18 jan 2009--Starting patients with dyspepsia on antacids and then progressing stepwise to more expensive therapies seems more cost effective than reversing the sequence, according to a Lancet study, but a commentator disagrees.
Researchers randomized some 650 patients with new-onset dyspepsia to one of two treatment sequences: the "step up" arm started with antacids, then H2-receptor antagonists, then proton-pump inhibitors; the "step down" arm used the same treatments but in reverse order. Each step lasted 4 weeks, and patients proceeded to the next step only if symptoms persisted or relapsed.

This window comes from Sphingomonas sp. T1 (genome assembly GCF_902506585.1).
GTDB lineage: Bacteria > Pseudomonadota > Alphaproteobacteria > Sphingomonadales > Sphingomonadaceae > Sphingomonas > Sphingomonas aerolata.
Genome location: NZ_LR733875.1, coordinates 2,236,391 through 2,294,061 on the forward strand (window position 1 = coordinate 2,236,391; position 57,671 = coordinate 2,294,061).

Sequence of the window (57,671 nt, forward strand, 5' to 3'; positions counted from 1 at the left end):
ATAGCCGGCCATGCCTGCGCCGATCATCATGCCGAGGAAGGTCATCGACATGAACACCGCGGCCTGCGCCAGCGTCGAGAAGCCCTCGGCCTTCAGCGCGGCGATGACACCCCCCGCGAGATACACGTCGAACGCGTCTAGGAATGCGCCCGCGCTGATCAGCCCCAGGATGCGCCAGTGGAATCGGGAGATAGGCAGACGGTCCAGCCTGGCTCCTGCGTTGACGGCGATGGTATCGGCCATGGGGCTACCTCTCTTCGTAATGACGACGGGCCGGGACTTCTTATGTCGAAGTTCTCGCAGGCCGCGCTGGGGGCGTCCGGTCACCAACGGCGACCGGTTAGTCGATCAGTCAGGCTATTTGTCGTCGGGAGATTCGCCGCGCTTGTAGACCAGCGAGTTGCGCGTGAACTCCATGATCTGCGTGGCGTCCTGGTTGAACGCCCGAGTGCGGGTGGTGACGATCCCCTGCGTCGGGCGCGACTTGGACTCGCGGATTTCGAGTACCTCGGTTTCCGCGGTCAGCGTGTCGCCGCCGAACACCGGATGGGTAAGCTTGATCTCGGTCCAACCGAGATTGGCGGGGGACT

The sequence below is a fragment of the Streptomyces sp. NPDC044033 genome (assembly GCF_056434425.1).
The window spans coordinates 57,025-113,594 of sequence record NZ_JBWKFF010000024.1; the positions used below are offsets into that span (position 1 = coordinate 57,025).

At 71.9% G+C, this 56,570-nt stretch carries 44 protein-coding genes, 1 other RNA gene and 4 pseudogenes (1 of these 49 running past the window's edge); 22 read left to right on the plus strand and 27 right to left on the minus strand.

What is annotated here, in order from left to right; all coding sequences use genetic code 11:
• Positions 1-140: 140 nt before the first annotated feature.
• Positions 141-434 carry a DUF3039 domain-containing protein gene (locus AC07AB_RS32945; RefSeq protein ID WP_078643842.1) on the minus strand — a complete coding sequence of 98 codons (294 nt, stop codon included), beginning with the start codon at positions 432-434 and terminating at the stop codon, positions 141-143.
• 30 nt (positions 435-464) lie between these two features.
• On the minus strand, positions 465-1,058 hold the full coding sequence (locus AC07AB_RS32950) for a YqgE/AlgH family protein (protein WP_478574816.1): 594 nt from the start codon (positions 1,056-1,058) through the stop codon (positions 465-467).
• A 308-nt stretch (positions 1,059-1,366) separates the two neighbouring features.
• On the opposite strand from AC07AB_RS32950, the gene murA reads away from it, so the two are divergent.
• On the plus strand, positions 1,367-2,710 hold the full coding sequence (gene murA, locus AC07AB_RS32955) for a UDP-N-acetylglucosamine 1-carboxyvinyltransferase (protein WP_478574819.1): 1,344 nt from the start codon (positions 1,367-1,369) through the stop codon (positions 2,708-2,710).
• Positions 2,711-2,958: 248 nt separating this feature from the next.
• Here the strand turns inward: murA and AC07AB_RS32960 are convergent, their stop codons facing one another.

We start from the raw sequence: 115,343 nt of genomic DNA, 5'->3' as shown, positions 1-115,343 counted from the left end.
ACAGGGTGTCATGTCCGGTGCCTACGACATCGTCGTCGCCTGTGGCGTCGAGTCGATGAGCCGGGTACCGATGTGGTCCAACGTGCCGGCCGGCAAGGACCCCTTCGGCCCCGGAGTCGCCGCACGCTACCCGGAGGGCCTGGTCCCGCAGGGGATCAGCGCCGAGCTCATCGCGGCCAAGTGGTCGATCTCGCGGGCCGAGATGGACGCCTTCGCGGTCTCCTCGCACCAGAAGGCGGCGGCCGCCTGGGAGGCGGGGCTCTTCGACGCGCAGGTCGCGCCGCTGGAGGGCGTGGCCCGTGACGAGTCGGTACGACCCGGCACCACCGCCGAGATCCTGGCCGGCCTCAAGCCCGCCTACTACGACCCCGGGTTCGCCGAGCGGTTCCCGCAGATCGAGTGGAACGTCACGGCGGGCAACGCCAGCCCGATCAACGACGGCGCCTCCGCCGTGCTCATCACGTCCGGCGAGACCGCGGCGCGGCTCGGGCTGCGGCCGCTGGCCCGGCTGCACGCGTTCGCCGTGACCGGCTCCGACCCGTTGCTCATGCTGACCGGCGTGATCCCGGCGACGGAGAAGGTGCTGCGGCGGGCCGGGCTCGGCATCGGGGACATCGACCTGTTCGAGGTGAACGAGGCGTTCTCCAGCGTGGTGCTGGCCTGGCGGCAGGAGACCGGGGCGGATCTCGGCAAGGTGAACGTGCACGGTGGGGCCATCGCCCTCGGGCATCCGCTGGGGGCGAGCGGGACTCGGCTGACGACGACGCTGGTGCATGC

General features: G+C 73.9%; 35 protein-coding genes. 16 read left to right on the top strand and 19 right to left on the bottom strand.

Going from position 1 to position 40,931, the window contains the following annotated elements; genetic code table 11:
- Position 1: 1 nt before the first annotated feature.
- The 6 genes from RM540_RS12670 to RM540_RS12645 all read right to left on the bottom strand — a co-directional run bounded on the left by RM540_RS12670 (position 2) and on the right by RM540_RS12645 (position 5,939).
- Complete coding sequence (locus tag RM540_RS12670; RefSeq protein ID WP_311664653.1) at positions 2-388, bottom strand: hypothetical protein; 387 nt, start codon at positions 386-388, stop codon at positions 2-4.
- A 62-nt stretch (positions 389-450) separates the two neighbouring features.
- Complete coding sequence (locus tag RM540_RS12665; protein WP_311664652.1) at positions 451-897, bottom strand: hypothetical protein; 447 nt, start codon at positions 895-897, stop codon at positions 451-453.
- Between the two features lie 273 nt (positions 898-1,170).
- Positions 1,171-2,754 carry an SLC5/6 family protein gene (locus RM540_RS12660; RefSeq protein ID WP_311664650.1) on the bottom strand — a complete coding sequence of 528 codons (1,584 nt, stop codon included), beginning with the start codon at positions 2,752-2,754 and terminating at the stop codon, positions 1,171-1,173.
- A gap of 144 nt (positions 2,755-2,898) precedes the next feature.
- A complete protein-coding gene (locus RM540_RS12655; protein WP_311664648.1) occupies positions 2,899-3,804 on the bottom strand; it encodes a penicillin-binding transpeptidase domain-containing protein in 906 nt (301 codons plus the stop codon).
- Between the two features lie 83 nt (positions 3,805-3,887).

By 6 months after entry, both groups had achieved equal measures (roughly 70%) of adequate symptom relief , but average costs were lower in the step-up group.
A commentator, citing flaws in the study's design (e.g., the paucity of information gathered that would allow estimates of true effect size) says the work is "not likely to alter current management."